Bitter Republican U.S. Senate races in West Virginia and Indiana featuring candidates who have fought to prove their loyalty to President Donald Trump will highlight a slate of high-stakes party primaries in four states on Tuesday.
Simultaneously voters in Ohio and North Carolina also pick candidates on Tuesday for November’s congressional elections. When Democrats must pick up two seats in the Senate. 23 more in the House of Representative to recapture control of Congress and blunt Trump’s agenda.
All four of the states holding primaries were won by Trump in 2016. and Republicans have made Democratic incumbents Joe Manchin of West Virginia and Joe Donnelly of Indiana states that Trump won by double-digit margins two of their top U.S. Senate targets in November.
But Republican Senate prospects in either state could hurt by bruising party primaries. That has seen the top contenders battle to show who is closest to Trump or less. Like a conventional Washington politician.
Trump waded into the West Virginia race on Monday to urge Republicans to reject former coal executive Don Blankenship. Who released from prison last year? After serving time for safety violations in a 2010 disaster that killed 29 miners?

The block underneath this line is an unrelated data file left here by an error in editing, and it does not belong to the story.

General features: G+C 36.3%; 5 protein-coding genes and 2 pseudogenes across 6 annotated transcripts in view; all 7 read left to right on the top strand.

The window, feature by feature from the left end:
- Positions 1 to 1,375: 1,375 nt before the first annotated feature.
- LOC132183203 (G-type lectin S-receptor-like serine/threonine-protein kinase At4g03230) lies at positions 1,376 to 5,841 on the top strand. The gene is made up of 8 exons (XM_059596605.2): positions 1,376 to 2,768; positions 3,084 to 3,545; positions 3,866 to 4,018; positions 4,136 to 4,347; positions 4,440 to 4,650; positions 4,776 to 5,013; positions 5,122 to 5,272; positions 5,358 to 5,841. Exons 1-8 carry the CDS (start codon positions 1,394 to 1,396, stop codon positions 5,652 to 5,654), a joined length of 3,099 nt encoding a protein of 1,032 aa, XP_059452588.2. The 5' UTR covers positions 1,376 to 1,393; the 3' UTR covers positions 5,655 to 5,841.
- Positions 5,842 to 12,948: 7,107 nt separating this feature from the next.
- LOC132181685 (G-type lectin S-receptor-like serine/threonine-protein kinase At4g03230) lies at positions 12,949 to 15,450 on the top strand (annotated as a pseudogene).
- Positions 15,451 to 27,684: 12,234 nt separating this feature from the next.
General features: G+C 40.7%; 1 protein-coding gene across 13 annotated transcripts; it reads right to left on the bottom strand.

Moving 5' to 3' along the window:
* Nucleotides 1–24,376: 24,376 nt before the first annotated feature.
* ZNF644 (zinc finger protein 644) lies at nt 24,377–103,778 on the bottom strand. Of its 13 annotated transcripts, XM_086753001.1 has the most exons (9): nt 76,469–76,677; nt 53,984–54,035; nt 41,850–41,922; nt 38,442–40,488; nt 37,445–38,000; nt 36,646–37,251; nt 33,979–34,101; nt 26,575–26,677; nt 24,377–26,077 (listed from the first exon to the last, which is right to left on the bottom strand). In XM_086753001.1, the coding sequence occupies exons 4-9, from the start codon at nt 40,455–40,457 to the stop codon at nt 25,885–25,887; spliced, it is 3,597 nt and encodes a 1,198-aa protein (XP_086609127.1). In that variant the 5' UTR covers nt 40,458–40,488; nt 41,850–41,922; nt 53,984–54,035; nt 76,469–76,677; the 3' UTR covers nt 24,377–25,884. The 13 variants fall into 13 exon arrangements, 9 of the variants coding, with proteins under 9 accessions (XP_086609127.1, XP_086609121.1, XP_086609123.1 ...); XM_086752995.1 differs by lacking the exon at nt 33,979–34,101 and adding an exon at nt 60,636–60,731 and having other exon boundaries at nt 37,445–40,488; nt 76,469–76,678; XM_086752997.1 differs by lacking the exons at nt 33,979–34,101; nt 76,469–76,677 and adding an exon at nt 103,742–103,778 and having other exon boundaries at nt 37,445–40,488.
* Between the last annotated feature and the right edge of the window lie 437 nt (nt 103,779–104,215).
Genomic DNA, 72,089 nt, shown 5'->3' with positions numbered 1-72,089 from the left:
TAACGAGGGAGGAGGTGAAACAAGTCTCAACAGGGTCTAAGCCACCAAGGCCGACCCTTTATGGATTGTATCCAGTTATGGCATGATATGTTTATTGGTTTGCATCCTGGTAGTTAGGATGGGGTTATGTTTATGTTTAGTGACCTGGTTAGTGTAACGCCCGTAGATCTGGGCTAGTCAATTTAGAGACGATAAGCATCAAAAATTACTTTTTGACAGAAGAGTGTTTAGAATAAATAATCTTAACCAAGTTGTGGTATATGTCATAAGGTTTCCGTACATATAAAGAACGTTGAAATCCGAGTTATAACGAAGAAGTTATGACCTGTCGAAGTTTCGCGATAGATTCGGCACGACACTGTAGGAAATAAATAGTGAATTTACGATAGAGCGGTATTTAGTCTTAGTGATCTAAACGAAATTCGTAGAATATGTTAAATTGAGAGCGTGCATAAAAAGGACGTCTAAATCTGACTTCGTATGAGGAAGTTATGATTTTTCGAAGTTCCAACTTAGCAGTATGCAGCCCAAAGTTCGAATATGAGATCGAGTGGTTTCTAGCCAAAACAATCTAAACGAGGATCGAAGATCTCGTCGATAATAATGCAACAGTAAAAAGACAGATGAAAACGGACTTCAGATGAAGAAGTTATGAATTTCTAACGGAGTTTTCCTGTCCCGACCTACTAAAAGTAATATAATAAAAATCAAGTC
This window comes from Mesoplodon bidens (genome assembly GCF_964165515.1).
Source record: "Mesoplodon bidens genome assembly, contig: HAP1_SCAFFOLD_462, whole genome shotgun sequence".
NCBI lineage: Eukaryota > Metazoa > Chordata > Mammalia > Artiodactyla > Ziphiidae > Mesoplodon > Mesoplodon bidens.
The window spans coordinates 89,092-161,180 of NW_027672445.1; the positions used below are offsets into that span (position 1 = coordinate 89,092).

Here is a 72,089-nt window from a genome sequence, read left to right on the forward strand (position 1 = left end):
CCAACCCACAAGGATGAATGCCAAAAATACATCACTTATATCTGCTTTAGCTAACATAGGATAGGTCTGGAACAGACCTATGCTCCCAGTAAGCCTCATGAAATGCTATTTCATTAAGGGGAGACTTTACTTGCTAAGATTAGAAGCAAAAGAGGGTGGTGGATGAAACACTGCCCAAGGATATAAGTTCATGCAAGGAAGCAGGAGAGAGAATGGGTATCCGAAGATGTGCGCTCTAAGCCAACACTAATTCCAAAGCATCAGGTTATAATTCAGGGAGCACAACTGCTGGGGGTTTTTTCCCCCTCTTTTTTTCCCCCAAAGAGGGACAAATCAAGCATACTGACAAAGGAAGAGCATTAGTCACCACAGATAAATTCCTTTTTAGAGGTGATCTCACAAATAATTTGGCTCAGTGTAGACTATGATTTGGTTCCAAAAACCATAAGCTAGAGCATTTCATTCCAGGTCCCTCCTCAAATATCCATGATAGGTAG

“Remember Alabama,” Trump warned voters. When recalling the Democratic victory in a special Senate election last year in the deeply conservative state. After Republicans nominated Roy Moore, accused of sexual harassment and assault of teenage girls in his 30s.
Blankenship has attacked Republican Senate Majority Leader Mitch McConnell, accusing him of undermining Trump, creating jobs for “China people” and running TV ads highlighting the Taiwanese heritage of McConnell’s wife, drawing widespread condemnation.
Under those circumstances “I will say, all the media attention isn’t hurting him at all,” Patrick Hickey, a political scientist at West Virginia University, said of Blankenship. “There is a real sense here that career politicians are only out for themselves.”
However, in Indiana, the top three Republican contenders to challenge Donnelly have also sharply criticized one another while praising Trump. U.S. Representatives Luke Messer and Todd Rokita, longtime rivals, and self-funding businessman Mike Braun, have traded personal insults.
“There is absolutely no daylight between them on any issues,” to quote Marjorie Hershey, professor of political science at Indiana University. “The race has been almost entirely personal attacks.”
But Braun, a former state legislator who has spent more than $5 million of his own money on the race, has made headway portraying the two members of Congress as indistinguishable “swamp creatures” who are products of Washington.